Rapid Eye Movies presents the film in the 1.33:1 aspect ratio in 1080p AVC MPEG-4. Rapid Eye states there is only one known original 35mm print of the original version of the film, and that element was used for the transfer. While previous DVD editions had 1.78:1 transfers which cropped the top and bottom of the full 1.37:1 frame, this transfer shows the entire frame without any cropping of the image. The print has seen its better days. There are scratches, speckles, dust, debris, and other damage that can be seen throughout the film. Though the film did have some restoration work done for this release, it was mostly foe the color correction rather than cleanup, so the damage marks are actually more visible here than on previous DVD editions. As for colors, the production is fulled with bold colors, from the greens of the other planet, the bright yellow spaceship, and the intricate costumes worn by the Arkestra. Rapid Eye has digitally corrected the colors as much as possible, but there was only so much that could be done to fix the issues from the aged print. Blacks and dark tones can look crushed and whites blown out. Some of the colors can look very contrasty and unnatural. Stability is mostly fine but there are a few shaky moments that can be seen, though nothing too distracting. The grindhouse print look to this restored version is disappointing that it is not a full restoration, though it is also great to see the film look like an actual film, rather than a waxy and digital appearance.

The runtimes are 81:32 on the Blu-ray and 78:16 on the DVD accounting for 4% PAL speedup, both being the uncut director's cut.

In comparison, first are screenshots of the Rapid Eye Movies restored 1.37:1 version followed by the Plexifilm 1.78:1 version. In comparison the Rapid Eye restoration has bolder colors with more detail visible. Some of the damage marks are identical, most likely being part of the original negative. There is less damage on the Plexifilm transfer with some digital cleanup, while on the Rapid Eye transfer there are more pronounced and visible marks. The framing is quite tight and sometimes off on the 1.78:1 version, with an example of the shoe stealing moment being framed too high, as well as the shot of the girls on the sofa in the brothel, with the lower portion being completely cut off. The full frame version has better framing of the image throughout.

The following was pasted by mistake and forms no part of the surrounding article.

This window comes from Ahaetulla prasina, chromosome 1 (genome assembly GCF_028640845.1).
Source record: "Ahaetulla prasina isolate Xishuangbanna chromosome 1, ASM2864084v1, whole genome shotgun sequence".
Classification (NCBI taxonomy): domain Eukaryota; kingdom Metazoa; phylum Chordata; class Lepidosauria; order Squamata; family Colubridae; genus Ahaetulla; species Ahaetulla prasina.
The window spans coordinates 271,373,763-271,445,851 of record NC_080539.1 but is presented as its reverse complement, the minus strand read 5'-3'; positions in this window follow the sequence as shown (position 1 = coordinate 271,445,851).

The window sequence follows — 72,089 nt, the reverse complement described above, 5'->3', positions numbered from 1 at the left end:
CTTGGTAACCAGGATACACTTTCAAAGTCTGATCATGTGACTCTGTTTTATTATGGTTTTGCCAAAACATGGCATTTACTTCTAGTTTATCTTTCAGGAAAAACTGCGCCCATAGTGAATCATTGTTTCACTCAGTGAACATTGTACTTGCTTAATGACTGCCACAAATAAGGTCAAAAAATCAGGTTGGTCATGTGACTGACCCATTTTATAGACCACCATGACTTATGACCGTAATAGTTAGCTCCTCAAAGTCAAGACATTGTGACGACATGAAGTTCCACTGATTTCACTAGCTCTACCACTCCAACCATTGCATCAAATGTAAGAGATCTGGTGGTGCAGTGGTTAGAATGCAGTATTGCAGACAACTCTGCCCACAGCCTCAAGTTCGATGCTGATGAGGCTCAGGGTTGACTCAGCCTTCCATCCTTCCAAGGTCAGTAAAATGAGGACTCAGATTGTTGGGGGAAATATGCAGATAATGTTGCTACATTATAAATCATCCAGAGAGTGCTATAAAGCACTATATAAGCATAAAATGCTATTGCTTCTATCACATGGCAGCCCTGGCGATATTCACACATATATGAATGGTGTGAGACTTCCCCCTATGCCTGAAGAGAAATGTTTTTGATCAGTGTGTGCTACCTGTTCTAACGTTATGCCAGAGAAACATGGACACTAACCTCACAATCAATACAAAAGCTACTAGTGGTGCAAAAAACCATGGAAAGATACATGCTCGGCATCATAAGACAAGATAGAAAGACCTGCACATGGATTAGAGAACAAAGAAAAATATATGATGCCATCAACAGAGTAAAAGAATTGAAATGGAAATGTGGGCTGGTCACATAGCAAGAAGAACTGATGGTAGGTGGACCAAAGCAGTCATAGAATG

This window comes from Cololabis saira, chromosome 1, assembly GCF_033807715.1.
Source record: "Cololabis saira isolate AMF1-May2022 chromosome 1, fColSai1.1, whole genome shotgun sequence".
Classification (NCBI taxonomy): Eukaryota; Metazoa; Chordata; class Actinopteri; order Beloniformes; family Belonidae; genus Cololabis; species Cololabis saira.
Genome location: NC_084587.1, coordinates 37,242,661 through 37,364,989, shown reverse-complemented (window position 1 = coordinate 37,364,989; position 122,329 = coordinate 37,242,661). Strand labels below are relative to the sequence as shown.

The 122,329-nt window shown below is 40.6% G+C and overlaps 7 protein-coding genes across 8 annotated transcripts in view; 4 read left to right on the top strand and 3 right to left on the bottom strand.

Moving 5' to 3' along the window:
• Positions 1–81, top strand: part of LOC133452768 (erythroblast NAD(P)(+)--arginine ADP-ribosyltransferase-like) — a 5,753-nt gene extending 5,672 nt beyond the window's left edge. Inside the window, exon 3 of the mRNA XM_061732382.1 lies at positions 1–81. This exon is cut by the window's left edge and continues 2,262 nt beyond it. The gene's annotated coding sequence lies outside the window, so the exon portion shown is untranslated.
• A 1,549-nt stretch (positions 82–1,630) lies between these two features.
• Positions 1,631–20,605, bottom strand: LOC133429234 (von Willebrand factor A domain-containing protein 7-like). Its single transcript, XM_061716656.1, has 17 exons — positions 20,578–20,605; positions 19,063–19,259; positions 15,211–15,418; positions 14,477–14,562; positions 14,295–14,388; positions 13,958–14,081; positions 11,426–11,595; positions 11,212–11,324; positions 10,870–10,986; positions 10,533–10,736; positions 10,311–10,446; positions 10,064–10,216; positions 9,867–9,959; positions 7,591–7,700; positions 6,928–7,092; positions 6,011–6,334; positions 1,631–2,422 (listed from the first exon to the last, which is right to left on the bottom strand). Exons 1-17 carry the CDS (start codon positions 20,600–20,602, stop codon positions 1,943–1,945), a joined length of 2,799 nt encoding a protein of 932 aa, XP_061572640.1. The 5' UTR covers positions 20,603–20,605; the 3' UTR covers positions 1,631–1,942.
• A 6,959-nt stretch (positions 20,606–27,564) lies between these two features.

Audio

English LPCM 2.0 mono (Blu-ray)
English Dolby Digital 2.0 mono (DVD)

The original mono is presented uncompressed on the Blu-ray and in Dolby Digital on the DVD. Like the film, the audio has not gone through a major restoration so quite a lot of defects remain. Crackle, pops, hiss, buzzing are heard throughout, with scenes just before a reel change being the worst. Many scenes have post synchronized ADR and the lips do not match completely, and this is due to the original source rather than faults of the transfer. As for the positive side, dialogue is fairly clear for the most part, and there are no issues of serious dropout. Compared to the older Plexifilm DVD which also restored the sound and had only a few instances of hiss or pops, the Rapid Eye release sounds like a grindhouse print. The music portions actually sound quite good, but due to fidelity issues and the source material, there are limitations to be expected.

There are optional German subtitles in a white font for the feature.

Extras

This is a dual format set with the film and extras presented on the Blu-ray and then repeated on a PAL DVD.


DISC ONE (Blu-ray)

The Arkestra @ Babylon Cinema, Berlin (10:12)
At the premiere screening of the restored version in Berlin on June 26th, 2017, members of The Sun Ra Arkestra alongside King Khan perform a live session in front of the screen. The sound is actually fairly good, but as it comes from one camera following the band from outside the theater all the way in, it can be a little shaky and blurry at points.